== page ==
Familial hypoalphalipoproteinemia (HA) is a relatively common genetic condition that causes your body to produce low levels of high-density lipoprotein ("good cholesterol”). When you have this inherited disorder you have a higher chance to develop cardiovascular disease, including an added risk for heart attack and stroke.
High-density lipoprotein (HDL)
HDL is made by the liver and the intestines. It is often called “good” cholesterol because it helps lower the risk for cardiovascular disease. HDL moves cholesterol to the liver so it can be removed from the body. HDL also helps the body by reducing inflammation and protecting the walls of the blood vessels from normal wear and tear.
Low HDL levels and apo A-1
Smoking, being overweight, and not exercising can all result in lower HDL levels. However, in familial HA, low levels of HDL are due to a mutation (genetic change) in a gene called apo A-1. Apo A-1 is a protein that is an important part of HDL. When the instruction is not working normally, there are lower levels of HDL in the blood. Mutations in the apo-A1 gene can be inherited from either parent, and in some cases, mutations come from both parents.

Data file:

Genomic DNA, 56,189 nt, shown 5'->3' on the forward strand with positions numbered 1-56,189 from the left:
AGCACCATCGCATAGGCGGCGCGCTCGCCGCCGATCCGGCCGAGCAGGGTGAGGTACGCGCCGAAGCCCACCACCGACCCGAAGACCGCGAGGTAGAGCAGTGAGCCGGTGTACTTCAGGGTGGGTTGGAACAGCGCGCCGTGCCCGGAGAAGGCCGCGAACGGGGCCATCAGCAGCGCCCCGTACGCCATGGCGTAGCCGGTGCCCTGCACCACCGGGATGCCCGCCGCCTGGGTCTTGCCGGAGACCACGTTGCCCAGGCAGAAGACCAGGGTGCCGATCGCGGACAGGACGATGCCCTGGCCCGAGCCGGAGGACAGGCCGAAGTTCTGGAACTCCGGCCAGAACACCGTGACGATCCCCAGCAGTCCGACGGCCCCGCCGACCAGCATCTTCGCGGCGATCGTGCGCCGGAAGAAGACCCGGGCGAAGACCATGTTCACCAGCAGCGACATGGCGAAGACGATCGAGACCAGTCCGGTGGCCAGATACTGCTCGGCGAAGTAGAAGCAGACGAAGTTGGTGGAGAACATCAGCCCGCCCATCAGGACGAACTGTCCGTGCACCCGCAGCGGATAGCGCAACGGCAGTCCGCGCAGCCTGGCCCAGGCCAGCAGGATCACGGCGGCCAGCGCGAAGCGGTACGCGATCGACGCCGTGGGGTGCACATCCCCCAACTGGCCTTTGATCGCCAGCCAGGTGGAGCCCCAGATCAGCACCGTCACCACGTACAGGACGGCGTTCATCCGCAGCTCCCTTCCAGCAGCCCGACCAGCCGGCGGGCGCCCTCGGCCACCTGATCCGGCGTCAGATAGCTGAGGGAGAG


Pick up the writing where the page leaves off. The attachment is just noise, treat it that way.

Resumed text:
There are other things made by the body that influence HDL levels. HDL levels can be affected by mutations in certain enzymes, transport proteins and other lipoproteins involved in making HDL.
A diagnosis of HA is made by blood tests. HDL is considered low when it reaches a blood level of less than 45 mg/dL for men and less than 50 mg/dL for women.
Treatment for people with low HDL levels can include both lifestyle changes and medications.
Here are some lifestyle strategies that can help improve HDL levels:
• Focus on healthy fats – see: How fats compare
o Avoid trans fatty acids
o Substitute monounsaturated fats for saturated and trans fats
• Avoid the use of alcohol and cigarettes
• Exercise regularly, especially aerobic exercise
• Weight loss, especially weight at the midline, or waist level
There are also medications that can help to increase HDL levels:
• Fibrates (for example, gemfibrozil or fenofibrate)
• Statins (for example, pravastatin, fluvastatin, lovastatin, simvastatin, atorvastatin, rosuvastatin) can increase or decrease HDL. Individual response may vary, so regular blood tests are recommended.
Created by: Suzanne Kordesh, MPH, RD
James A. Edwards, The National Lipid Association, www.lipid.org
Low HDL Cholesterol (Hypoalphalipoproteinemia), Vibhuti Singhand Elena Citkowitz, http://emedicine.medscape.com
Genetic-epidemiological evidence on genes associated with HDL cholesterol levels: A systematic in-depth review. Eva Boes, Stefan Coassin, Barbara Kollerits, Iris M. Heid, and Florian Kronenberg, Exp Gerontol. 2009 March; 44(3): 136–160.
Reviewed by: Suzanne Kordesh, MPH, RD,
Kimberly Barr, MS, CGC
Emily Chen, MD, PhD
Last Reviewed: 5/11/10
Last Updated: 5/11/10